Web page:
Democrats should recognize that the problems confronting the president’s re-election are mainly about the incumbent and not about Democrats, the Democratic Party brand itself, or a gathering red wave that will wipe top Democrats from office. Pennsylvania’s incumbent Senator Bob Casey provides an example of the performance gap between the president and other Democrats, which is also apparent in most other swing states that have a democratic incumbent running for senate.

Senator Casey’s average positive approval rating since 2007 is 36% in our polling, although that tends to increase as Election Day gets closer. In October 2018, for example, his positive job approval rating was 43% and the proportion of the state’s voters who thought he was doing a “poor” job as senator was only 23%. In our last poll, Casey had a 37% positive approval and only 18% gave him a "poor" rating. Compare that to President Biden, who was seen as doing a “poor” job as president by 52% of the state’s voters in the same poll. Casey has a net positive favorable rating of plus six points compared to his opponent Dave McCormick, who has a net negative favorability rating of minus six (Table A-2). Consequently, Casey has held a consistent lead over his challenger (Figure 3).

Figure 3 is a scatter plot and line graph showing that Democratic Senator Casey has been consistently ahead of his Republican challenger, David McCormick, in polling beginning January 2024.
Figure 3. Pennsylvania U.S. Senate Polls, January - July 1, 2023 (Created by author using data downloaded from https://projects.fivethirtyeight.com/polls/pennsylvania/ accessed 7/3/2024).

No Risk-Free Choices

Something about the presidential campaign, either the candidate or the messaging, will need to change prior to November if Democrats plan to win Pennsylvania. We have noted before that there is a lack of excitement within the president’s base, particularly how few liberals would feel very hopeful or very happy if he won. As we said at the time, “this challenge probably requires his campaign to do more than simply tout his policy successes and proposals. He needs to find a way to emotionally connect with his base. Whether concerns about his age would be altered by such a connection is unclear, but it might be worth asking whether the lack of a positive vision about the future could be magnifying concerns about his age.”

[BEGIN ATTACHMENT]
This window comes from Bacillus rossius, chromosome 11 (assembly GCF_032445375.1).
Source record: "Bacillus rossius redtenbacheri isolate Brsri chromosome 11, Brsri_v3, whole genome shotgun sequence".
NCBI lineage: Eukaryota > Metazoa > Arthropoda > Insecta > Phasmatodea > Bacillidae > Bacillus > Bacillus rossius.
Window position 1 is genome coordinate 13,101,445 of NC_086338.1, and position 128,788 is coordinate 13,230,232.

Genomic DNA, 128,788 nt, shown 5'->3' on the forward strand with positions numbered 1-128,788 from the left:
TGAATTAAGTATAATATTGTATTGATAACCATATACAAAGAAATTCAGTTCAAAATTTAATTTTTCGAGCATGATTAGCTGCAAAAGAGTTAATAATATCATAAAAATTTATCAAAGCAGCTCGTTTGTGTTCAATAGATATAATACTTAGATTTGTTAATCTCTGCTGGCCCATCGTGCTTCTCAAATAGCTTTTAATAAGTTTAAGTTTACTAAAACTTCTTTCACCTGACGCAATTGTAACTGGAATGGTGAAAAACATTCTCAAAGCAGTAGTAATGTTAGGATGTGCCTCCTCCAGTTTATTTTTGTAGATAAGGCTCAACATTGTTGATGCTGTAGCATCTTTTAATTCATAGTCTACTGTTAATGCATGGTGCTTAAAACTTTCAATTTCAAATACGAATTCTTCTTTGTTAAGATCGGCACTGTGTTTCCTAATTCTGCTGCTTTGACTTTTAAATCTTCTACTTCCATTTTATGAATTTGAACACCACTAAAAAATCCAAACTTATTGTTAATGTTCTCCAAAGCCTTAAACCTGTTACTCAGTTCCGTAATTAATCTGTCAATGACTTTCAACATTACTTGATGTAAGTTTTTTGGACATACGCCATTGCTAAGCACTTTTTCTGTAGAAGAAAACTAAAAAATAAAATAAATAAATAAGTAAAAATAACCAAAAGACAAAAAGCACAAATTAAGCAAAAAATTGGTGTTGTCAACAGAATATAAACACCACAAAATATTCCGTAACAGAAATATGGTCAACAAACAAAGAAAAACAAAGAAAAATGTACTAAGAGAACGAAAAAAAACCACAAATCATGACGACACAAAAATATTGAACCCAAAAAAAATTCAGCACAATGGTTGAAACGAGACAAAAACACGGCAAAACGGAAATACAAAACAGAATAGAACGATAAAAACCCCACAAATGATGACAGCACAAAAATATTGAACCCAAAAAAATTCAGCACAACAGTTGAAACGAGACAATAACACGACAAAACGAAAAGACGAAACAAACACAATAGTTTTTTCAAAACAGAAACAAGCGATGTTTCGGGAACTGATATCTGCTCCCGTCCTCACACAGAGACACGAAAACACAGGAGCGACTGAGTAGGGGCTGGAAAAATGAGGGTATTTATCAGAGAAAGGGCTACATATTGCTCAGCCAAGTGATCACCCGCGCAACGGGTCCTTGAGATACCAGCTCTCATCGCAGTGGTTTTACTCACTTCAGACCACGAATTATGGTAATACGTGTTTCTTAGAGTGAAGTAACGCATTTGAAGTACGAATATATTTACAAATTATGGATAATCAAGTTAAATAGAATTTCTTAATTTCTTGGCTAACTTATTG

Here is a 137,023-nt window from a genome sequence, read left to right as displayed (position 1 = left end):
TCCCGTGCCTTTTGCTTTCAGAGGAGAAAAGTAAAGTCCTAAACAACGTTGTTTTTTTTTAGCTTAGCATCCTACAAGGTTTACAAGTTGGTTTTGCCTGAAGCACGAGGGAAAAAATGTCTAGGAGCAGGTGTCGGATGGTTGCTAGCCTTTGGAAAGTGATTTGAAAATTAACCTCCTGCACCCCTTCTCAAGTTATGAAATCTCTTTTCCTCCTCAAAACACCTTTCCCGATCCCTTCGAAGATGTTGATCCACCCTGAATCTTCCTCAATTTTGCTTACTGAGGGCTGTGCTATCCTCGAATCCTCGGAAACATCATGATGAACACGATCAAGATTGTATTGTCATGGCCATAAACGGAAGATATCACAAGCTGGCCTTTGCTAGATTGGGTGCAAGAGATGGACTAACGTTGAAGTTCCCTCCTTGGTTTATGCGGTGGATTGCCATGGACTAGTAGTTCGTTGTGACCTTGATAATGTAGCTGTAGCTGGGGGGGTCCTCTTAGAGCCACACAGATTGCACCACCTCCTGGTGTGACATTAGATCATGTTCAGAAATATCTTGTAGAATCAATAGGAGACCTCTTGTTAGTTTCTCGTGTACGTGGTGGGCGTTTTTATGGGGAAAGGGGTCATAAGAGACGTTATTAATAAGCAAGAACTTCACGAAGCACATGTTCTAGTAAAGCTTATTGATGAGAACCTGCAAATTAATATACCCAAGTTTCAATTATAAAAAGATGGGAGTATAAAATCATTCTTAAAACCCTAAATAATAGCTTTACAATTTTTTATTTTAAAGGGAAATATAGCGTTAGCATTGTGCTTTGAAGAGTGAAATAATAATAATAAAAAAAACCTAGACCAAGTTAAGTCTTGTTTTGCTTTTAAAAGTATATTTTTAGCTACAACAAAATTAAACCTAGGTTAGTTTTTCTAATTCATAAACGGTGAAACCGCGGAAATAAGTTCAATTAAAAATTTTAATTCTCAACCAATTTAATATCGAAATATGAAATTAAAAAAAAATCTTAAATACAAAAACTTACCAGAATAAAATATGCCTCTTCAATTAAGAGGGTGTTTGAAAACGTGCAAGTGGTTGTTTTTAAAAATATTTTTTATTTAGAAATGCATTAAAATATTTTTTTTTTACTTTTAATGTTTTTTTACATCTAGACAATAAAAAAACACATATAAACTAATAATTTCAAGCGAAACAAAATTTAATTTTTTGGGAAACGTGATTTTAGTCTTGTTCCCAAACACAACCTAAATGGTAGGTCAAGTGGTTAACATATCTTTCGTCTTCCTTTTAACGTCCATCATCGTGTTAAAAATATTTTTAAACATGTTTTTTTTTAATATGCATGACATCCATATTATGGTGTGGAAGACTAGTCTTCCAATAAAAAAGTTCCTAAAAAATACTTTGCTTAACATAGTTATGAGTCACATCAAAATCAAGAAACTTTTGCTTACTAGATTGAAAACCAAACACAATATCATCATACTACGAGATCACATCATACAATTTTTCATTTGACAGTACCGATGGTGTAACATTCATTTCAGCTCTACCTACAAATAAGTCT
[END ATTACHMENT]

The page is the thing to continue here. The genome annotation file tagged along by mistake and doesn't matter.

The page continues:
The president’s attempts to win back and energize his base and cast his opponent as an unacceptable alternative for undecided voters have so far failed, and his debate performance seems to have made his base less enthusiastic about his candidacy. The Democrats’ path forward is full of risks if the president is replaced, but hoping that polarization and abortion rights will bring voters home to Democrats on Election Day is a risk, too.

Attachments

Figure 4 is a line graph and scatter plot showing job approval ratings for both President Biden and former President Trump during their first terms in office. Both have consistently low ratings (under 50%), and President Biden has been rated lower than Mr. Trump since the end of his first year in office.
Figure A-1. Positive Job Approval Ratings by Months in Office for Biden and Trump, Pennsylvania. This figure shows the positive job approval ratings among Pennsylvania registered voters during each candidate’s first term in office. (Data from multiple Franklin & Marshall College Polls)

Table A-1. Favorability Ratings of Presidential Candidates in Pennsylvania, 2000 - 2024

Year

Candidate

Party

Net Favorable Spring

Net Favorable Fall

2000

George W. Bush

Rep

4

7

2000

Al Gore

Dem

7

8

2004

George W. Bush

Rep

3

-7

2004

John Kerry

Dem

4

11

2008

John McCain

Rep

12

5

2008

Barack Obama

Dem

10

20

2012

Mitt Romney

Rep

-19

-4

2012

Barack Obama

Dem

3

4

2016

Donald Trump

Rep

-36

-27

2016

Hilary Clinton

Dem

-11

-6

2020

Donald Trump

Rep

-14

-15

2020

Joe Biden

Dem

0

5

2024

Donald Trump

Rep

-21

2024

Joe Biden

Dem

-15

Table A-2. Favorability Ratings of U.S. Senate Candidates in Pennsylvania, 1998 - 2024 

Year

Candidate

Party

Net Favorable Spring

Net Favorable Fall

1998

Arlen Specter

Rep

35

47

1998

William Lloyd, Jr.

Dem

3

5

2000

Rick Santorum

Rep

20

18

2000

Ron Klink

Dem

8

-4

2004

Arlen Specter

Rep

16

17

2004

Joe Hoeffel

Dem

2

6

2006

Rick Santorum

Rep

5

-10

2006

Bob Casey, Jr.

Dem

15

10

2010

Pat Toomey

Rep

8

4

2010

Joe Sestak

Dem

5

-11

2012

Tom Smith

Rep

1

0

2012

Bob Casey, Jr.

Dem

20

5

2016

Pat Toomey

Rep

-4

-17

2016

Katie McGinty

Dem

0

1

2018

Bob Casey, Jr.

Dem

21

17

2018

Lou Barletta

Rep

-3

-6

2022

Mehmet Oz

Rep

-30

-19

2022

John Fetterman

Dem

7

-8

2024

Bob Casey, Jr.

Dem

6

2024

Dave McCormick

Rep

-6

Candidates and CampaignsElectoral ContextRatings of Political Figures